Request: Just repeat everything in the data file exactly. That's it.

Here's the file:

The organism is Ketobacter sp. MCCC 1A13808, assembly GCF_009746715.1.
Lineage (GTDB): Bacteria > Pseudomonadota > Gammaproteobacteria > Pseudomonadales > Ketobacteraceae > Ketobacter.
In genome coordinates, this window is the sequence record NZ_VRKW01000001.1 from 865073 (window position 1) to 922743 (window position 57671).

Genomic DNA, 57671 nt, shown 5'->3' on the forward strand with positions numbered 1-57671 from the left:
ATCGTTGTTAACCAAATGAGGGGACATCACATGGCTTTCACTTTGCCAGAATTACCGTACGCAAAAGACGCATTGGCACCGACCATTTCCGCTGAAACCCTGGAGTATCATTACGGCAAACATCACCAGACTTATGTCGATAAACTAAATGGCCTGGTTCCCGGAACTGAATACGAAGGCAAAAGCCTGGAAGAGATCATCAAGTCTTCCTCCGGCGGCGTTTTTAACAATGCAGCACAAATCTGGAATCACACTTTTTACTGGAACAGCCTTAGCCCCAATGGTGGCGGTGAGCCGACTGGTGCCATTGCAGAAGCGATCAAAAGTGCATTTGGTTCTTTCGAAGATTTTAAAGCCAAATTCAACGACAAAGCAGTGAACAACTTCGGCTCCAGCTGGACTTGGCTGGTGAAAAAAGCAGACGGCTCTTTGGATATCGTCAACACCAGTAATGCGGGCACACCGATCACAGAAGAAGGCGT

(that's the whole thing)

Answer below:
The organism is Ketobacter sp. MCCC 1A13808, assembly GCF_009746715.1.
Lineage (GTDB): Bacteria > Pseudomonadota > Gammaproteobacteria > Pseudomonadales > Ketobacteraceae > Ketobacter.
In genome coordinates, this window is the sequence record NZ_VRKW01000001.1 from 865073 (window position 1) to 922743 (window position 57671).

Genomic DNA, 57671 nt, shown 5'->3' on the forward strand with positions numbered 1-57671 from the left:
ATCGTTGTTAACCAAATGAGGGGACATCACATGGCTTTCACTTTGCCAGAATTACCGTACGCAAAAGACGCATTGGCACCGACCATTTCCGCTGAAACCCTGGAGTATCATTACGGCAAACATCACCAGACTTATGTCGATAAACTAAATGGCCTGGTTCCCGGAACTGAATACGAAGGCAAAAGCCTGGAAGAGATCATCAAGTCTTCCTCCGGCGGCGTTTTTAACAATGCAGCACAAATCTGGAATCACACTTTTTACTGGAACAGCCTTAGCCCCAATGGTGGCGGTGAGCCGACTGGTGCCATTGCAGAAGCGATCAAAAGTGCATTTGGTTCTTTCGAAGATTTTAAAGCCAAATTCAACGACAAAGCAGTGAACAACTTCGGCTCCAGCTGGACTTGGCTGGTGAAAAAAGCAGACGGCTCTTTGGATATCGTCAACACCAGTAATGCGGGCACACCGATCACAGAAGAAGGCGT